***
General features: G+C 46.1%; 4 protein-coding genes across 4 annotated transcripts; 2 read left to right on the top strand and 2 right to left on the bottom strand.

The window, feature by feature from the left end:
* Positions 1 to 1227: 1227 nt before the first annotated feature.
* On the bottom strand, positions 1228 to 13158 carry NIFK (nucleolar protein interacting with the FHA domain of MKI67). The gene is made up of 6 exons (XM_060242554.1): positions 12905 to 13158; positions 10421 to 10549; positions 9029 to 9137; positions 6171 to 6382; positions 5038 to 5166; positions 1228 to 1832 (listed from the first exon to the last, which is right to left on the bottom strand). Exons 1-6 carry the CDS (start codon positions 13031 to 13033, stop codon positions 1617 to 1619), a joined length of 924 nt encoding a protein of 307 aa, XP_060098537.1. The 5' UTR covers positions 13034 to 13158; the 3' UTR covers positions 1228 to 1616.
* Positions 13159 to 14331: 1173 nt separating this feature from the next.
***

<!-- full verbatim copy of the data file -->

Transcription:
General features: G+C 46.1%; 4 protein-coding genes across 4 annotated transcripts; 2 read left to right on the top strand and 2 right to left on the bottom strand.

The window, feature by feature from the left end:
* Positions 1 to 1227: 1227 nt before the first annotated feature.
* On the bottom strand, positions 1228 to 13158 carry NIFK (nucleolar protein interacting with the FHA domain of MKI67). The gene is made up of 6 exons (XM_060242554.1): positions 12905 to 13158; positions 10421 to 10549; positions 9029 to 9137; positions 6171 to 6382; positions 5038 to 5166; positions 1228 to 1832 (listed from the first exon to the last, which is right to left on the bottom strand). Exons 1-6 carry the CDS (start codon positions 13031 to 13033, stop codon positions 1617 to 1619), a joined length of 924 nt encoding a protein of 307 aa, XP_060098537.1. The 5' UTR covers positions 13034 to 13158; the 3' UTR covers positions 1228 to 1616.
* Positions 13159 to 14331: 1173 nt separating this feature from the next.